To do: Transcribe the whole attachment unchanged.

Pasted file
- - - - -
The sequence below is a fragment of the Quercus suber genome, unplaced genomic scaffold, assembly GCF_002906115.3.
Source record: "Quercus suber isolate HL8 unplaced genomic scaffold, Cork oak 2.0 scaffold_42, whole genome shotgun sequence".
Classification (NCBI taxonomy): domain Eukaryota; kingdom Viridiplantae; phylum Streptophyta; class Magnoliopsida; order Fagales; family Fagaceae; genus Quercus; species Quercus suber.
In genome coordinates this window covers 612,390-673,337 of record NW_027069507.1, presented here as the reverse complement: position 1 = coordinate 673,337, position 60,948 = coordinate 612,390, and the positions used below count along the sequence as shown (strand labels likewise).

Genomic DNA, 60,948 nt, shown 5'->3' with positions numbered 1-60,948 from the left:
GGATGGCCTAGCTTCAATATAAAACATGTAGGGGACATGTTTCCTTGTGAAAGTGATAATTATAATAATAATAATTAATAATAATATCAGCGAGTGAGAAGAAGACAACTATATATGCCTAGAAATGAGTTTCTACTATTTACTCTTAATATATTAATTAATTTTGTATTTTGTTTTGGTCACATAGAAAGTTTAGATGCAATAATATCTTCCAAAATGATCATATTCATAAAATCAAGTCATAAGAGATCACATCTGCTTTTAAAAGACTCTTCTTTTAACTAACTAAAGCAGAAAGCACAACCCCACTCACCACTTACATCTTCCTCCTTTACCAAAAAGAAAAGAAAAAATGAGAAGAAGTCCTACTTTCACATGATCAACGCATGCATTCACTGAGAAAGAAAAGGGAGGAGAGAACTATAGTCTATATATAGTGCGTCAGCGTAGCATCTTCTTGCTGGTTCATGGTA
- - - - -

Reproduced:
The sequence below is a fragment of the Quercus suber genome, unplaced genomic scaffold, assembly GCF_002906115.3.
Source record: "Quercus suber isolate HL8 unplaced genomic scaffold, Cork oak 2.0 scaffold_42, whole genome shotgun sequence".
Classification (NCBI taxonomy): domain Eukaryota; kingdom Viridiplantae; phylum Streptophyta; class Magnoliopsida; order Fagales; family Fagaceae; genus Quercus; species Quercus suber.
In genome coordinates this window covers 612,390-673,337 of record NW_027069507.1, presented here as the reverse complement: position 1 = coordinate 673,337, position 60,948 = coordinate 612,390, and the positions used below count along the sequence as shown (strand labels likewise).

Genomic DNA, 60,948 nt, shown 5'->3' with positions numbered 1-60,948 from the left:
GGATGGCCTAGCTTCAATATAAAACATGTAGGGGACATGTTTCCTTGTGAAAGTGATAATTATAATAATAATAATTAATAATAATATCAGCGAGTGAGAAGAAGACAACTATATATGCCTAGAAATGAGTTTCTACTATTTACTCTTAATATATTAATTAATTTTGTATTTTGTTTTGGTCACATAGAAAGTTTAGATGCAATAATATCTTCCAAAATGATCATATTCATAAAATCAAGTCATAAGAGATCACATCTGCTTTTAAAAGACTCTTCTTTTAACTAACTAAAGCAGAAAGCACAACCCCACTCACCACTTACATCTTCCTCCTTTACCAAAAAGAAAAGAAAAAATGAGAAGAAGTCCTACTTTCACATGATCAACGCATGCATTCACTGAGAAAGAAAAGGGAGGAGAGAACTATAGTCTATATATAGTGCGTCAGCGTAGCATCTTCTTGCTGGTTCATGGTA